This is one of our lovely hostesses, conducting a cooking presentation on The Actual Set of the TV show; us country kids were suitably impressed.Of course there was a trip to a patchwork shop afterwards, where a little fabric was added to the stash, then a trip to a coffee shop and time for home. We had a fun day with all our friends, and got to know each other a lot better; we have all seen one of our number in a G-string (thong) now, although there was a lot of debate among the older ladies about whether she had it on backwards or not, and as it was over the top of her trousers anyway it lost some of the effect.

My big printer that I use to print pantos is called Gilbert, and he and I have spent a lot of time together the last few days, filling orders. My workroom was swamped with 10' lengths of paper, but now it's all parcelled up and posted, so I am allowed to sit in my sewing room and play. I made this trial block, called Chain of Arrows, that I want to make in some of my delicious Civil War greys.
Then I sewed up a storm, and finished the last of my Pretties blocks; I'll have to think of an official name for this quilt. As you can see, I am in the process of joining the blocks together now, and getting excited to see the final result. I just love the way it's turning out.While I was away Mereth 'organised' my sewing room. She's very good at that, and I don't mind her doing it, but it's a bit disconcerting when she says 'Now don't be mad at me, but...' My mind whirls at the prospect of what I'm about to see. But she had just moved a few pieces of furniture and stacked everything neatly in baskets and sorted out my tottering piles of fabric. I was not the least bit perturbed by any of it. I'm sure she could have a career as a Stash Elf; she could just appear each night and put a sewing room to rights as if by magic.


Friday, November 28, 2008

My trip to Western Australia was so much fun, I'm very glad I went. At the gathering I met up with Nicola and Blogless Kathy, both longtime longarm friends. I said that we were becoming the Old Ladies of Quilting, as we'd been doing it so long. That sounded dreadful, so I amended it to the Elders of Quilting. We don't sound so decrepit that way.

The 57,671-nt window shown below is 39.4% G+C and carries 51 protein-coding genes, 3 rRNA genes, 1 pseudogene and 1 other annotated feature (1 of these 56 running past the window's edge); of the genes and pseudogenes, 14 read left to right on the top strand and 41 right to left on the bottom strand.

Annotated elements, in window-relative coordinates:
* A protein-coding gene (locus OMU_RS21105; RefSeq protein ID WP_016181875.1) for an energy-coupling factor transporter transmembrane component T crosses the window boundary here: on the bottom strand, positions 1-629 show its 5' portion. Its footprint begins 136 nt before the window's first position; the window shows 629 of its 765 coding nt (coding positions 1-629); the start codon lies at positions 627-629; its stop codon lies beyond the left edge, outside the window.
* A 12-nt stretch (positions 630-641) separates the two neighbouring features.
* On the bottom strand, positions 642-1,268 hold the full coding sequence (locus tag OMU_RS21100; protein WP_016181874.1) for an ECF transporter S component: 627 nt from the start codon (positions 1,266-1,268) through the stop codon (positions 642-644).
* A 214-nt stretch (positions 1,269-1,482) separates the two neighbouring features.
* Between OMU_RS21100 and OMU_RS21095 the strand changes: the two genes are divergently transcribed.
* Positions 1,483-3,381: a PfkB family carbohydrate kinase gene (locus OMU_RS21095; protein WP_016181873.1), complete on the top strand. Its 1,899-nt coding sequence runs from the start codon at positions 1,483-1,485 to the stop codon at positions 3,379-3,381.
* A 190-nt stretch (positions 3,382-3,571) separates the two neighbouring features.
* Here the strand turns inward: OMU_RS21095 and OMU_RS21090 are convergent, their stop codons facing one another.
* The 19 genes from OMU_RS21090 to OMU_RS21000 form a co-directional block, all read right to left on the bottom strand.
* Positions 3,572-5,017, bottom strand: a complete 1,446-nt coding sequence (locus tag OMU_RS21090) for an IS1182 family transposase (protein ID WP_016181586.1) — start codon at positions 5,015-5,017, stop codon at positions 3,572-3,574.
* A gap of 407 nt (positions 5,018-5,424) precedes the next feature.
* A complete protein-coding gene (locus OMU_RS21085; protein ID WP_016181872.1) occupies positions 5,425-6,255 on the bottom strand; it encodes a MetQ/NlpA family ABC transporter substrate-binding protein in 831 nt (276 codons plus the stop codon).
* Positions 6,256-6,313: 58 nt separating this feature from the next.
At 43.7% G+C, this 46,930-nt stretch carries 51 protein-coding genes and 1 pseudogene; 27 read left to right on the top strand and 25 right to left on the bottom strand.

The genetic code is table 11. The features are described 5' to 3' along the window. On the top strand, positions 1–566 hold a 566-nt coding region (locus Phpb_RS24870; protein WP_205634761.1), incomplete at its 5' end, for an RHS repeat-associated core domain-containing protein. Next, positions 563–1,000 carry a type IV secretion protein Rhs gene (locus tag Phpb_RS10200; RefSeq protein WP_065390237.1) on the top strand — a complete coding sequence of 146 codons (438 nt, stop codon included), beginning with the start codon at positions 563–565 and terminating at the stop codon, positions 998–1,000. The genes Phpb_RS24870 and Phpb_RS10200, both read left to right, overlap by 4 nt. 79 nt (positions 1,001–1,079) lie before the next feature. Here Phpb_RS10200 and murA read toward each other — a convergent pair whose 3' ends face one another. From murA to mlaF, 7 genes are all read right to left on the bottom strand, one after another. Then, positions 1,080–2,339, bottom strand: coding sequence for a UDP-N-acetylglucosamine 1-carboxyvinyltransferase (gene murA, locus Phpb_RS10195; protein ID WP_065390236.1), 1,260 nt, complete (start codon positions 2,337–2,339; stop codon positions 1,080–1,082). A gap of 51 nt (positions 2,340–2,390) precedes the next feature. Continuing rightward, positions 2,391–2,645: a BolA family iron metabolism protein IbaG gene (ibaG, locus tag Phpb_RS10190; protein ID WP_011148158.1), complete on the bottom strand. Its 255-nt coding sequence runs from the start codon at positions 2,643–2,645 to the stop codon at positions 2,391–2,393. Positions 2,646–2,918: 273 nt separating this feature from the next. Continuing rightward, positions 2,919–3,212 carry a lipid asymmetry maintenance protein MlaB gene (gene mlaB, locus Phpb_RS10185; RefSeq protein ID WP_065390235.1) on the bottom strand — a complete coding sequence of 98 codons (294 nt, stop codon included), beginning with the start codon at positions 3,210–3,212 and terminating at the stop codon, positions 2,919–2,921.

This little guy was minding the pins on Terry's treadle machine. He's made of batiks, Log Cabin style, with a cute little parrot tail. I think I will have to make one like it for my own.

I talked so much during the three days at Terry's that I completely lost my voice; I know we didn't have to stay up past midnight talking every night, but we had to finish off the wine, it doesn't keep once it's been opened!

We went shopping and I bought myself some Crocs, having finally found a pair that suited me. I bought them instead of a pair of reindeer at this Christmas shop, which was full of utterly beautiful decorations. I will be sad at not having the reindeer, but my feel will be nice and comfy.

Terry delivered my to my brother Doug's place on Sunday, and I drank more wine and talked even more. It was all very relaxing and fun.

Doug's garden is lovely, I spent a lot of time wandering and taking photos. This Asiatic Lily was amazing, very decorative. I've never grown lilies, but I think I might have a go.The State flower of Western Australia is the Kangaroo Paw, and we saw plenty of them as we drove around. They flourish here, and some bushes were nearly taller than me.

When you look closely at them you can see the furry little flowers that do look a lot like the front paws of a kangaroo.